Shoppers have eagerly embraced the dog-friendly policy. One shopper said he thinks the policy is a great idea year-round, but especially in the winter months. With cold temperatures often shortening outside walks and exercise for dogs, they can go without much social interaction and lose outlets to burn off their energy. But the shopper said he likes bringing his dog to the mall to get a good walk in and have his pup meet and play with other shoppers' pets. But even though the pets are permitted in many places throughout the mall, Yorktown Center does enforce a rule requiring dogs to go outside for bathroom needs.

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Trends in Workplace Amenities, Design Reflect Changing Culture
Talk Business & Politics (02/16/20) Peevy, Nancy

The atmosphere at most offices has changed drastically in recent times. Where formal attire was once expected and now-outdated technology once reigned supreme, today's offices tend to be more relaxed. Nina Charnotskaia, senior director of workplace strategy at CBRE Group Inc., said office managers have found that turning the office into a destination of sorts will help workers look forward to each day. Acknowledging that a workplace "brings [workers] together as a community, fosters culture and connection to purpose, and gives them the resources to be their most effective," Charnotskaia said offices have added popular amenities to attract and retain talented professionals.

John Connell, a principal with SCM Architects of Fayetteville, Ark., said more and more offices tend to have high ceilings, open spaces, natural light, and plenty of glass to reinforce an open, airy atmosphere. Offices have also made aesthetic upgrades by incorporating plants and other natural elements into spaces. Meanwhile, popular amenities include upgraded kitchens and break rooms, bicycle storage rooms, fitness centers, and full bathrooms with showers. Some offices have taken it a step further, adding entertainment-based amenities like golf simulators and game rooms. Others have totally transformed the traditional seating arrangement, eschewing corner offices for senior executives and embracing flex office space. In these workplaces, workers are not tied to any one desk and can move around to maximize productivity as needed.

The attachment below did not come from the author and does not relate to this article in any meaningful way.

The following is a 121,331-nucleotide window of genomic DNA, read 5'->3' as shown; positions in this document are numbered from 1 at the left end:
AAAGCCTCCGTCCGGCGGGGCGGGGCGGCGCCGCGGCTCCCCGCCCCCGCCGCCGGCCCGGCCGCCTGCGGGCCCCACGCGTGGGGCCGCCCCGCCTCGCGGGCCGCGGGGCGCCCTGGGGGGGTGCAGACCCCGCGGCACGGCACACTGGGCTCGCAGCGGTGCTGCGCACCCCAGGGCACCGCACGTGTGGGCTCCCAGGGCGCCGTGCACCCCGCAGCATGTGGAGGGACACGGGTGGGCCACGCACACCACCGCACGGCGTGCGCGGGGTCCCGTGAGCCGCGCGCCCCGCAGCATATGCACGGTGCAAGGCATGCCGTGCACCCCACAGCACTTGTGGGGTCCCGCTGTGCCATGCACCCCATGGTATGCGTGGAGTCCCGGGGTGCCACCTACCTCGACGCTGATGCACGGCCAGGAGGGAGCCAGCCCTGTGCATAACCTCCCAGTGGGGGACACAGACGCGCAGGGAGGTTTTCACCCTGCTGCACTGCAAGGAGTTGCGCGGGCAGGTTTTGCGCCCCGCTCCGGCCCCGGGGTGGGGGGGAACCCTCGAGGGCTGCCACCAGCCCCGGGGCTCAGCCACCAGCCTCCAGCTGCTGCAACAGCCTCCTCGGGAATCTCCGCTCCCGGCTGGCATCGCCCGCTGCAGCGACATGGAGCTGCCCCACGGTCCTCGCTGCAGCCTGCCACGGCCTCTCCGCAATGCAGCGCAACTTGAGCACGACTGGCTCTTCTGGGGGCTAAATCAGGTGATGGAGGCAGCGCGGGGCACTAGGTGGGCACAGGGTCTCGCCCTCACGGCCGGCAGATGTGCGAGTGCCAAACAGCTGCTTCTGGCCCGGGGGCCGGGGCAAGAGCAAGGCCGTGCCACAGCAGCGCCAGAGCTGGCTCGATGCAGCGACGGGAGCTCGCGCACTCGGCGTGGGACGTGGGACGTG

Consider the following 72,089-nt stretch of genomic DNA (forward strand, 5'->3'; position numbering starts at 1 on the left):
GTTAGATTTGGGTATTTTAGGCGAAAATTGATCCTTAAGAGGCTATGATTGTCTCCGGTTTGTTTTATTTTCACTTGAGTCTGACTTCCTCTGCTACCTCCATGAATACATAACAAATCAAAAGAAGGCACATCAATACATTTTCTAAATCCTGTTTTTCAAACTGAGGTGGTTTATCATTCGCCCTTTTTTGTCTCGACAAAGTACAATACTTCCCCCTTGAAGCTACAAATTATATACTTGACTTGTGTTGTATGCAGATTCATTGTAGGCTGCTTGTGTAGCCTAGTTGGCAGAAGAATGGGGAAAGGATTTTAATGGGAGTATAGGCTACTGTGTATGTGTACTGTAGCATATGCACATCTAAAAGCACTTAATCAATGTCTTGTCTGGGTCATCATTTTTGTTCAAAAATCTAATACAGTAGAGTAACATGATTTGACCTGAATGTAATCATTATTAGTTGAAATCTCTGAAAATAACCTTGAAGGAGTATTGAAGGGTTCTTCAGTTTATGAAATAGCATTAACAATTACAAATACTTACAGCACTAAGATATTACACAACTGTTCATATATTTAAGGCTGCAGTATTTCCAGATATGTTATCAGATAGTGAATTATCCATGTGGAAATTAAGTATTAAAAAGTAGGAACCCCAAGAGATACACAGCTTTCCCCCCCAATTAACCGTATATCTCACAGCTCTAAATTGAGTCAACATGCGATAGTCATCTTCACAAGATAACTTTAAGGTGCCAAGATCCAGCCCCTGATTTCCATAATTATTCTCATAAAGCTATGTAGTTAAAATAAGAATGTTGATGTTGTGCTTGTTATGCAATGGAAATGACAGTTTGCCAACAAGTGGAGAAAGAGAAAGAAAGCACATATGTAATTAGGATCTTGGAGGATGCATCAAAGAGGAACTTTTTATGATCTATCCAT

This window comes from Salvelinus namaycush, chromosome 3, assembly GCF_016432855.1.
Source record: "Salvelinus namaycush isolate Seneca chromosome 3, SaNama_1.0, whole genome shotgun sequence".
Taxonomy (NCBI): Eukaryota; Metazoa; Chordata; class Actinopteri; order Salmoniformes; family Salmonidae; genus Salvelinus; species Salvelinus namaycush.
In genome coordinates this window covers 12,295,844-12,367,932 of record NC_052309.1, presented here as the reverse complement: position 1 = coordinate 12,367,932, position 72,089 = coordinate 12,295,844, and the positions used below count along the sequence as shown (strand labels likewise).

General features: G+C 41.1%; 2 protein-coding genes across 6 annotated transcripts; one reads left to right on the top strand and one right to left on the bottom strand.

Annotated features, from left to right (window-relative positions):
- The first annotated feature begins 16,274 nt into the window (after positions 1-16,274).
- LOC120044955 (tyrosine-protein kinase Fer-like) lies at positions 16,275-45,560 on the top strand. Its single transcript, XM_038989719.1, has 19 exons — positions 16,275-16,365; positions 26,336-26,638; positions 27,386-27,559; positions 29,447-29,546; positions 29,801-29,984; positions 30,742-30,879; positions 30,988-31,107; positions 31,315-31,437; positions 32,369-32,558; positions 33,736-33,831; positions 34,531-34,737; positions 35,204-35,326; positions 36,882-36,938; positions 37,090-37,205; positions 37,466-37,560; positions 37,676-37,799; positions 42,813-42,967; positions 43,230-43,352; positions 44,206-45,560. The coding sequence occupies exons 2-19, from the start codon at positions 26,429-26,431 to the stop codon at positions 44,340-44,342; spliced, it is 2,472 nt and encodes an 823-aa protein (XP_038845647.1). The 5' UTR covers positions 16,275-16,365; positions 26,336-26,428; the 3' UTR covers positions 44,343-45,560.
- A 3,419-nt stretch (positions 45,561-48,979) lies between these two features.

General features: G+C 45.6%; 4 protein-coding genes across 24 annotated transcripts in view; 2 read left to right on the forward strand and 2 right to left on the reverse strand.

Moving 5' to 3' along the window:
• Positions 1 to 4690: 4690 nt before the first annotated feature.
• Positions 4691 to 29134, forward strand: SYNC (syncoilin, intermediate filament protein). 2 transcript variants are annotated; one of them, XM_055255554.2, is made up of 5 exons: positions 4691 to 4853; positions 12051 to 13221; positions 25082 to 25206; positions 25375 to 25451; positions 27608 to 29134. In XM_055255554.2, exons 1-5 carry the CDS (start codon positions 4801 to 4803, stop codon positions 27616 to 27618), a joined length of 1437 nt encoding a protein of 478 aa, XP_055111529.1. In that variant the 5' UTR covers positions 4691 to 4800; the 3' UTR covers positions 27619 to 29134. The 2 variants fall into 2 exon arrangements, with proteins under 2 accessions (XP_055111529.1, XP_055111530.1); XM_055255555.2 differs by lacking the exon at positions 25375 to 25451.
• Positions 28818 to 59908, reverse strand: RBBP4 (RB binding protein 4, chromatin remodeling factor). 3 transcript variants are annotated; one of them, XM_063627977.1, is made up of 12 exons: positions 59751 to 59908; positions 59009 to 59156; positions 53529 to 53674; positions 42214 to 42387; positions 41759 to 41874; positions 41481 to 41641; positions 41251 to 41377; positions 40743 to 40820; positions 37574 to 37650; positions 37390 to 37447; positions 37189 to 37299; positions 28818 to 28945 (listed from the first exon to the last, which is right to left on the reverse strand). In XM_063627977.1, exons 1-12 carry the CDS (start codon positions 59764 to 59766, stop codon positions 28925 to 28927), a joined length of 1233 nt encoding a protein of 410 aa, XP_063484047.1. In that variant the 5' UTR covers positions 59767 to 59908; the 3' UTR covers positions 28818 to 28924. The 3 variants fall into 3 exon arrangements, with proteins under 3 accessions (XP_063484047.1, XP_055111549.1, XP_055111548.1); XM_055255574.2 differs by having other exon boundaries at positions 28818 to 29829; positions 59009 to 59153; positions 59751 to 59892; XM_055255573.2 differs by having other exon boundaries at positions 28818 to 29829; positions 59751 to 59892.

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Designed With 'Psychographics,' Brookhaven's Oleander Aims to Offer Rental Zen
Curbed Atlanta (02/12/20) Keenan, Sean

The interior design firm Mary Cook Associates (MCA) announced earlier this month that a new 384-unit apartment building called Oleander has opened in Brookhaven, Ga. Though the oleander plant is poisonous, the Oleander apartment complex is designed around healthy, holistic living. MCA's announcement noted that the company used "psychographics" to ensure that Oleander "facilitates certain types of desirable behaviors and responses from residents." In other words, MCA took into account prospective residents' psychological traits -- i.e., their wants and needs as tenants -- when designing the building. Above all else, said MCA founder Mary Cook, the design process sought to "drill down to what motivates residents and how they are most likely to positively interact with spaces."

For Oleander, this meant incorporating calm, zen common areas. The focus on peaceful living is further emphasized through a fitness center and other amenities catering to healthy lifestyles. Oleander residents can enjoy a number of other amenities, too. There is a library in the building that can be quickly and easily converted into a conference room, a coworking space, a lounge for social interactions and gaming, and a coffee bar. Outside of the building, MCA included a swimming pool open year round, a landscaped courtyard, grilling stations, a fireplace, a dog park, and a beer garden.

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Kowalski's Market Finds Opportunity in Shopping Malls
Progressive Grocer (02/12/20) Kleckler, Abby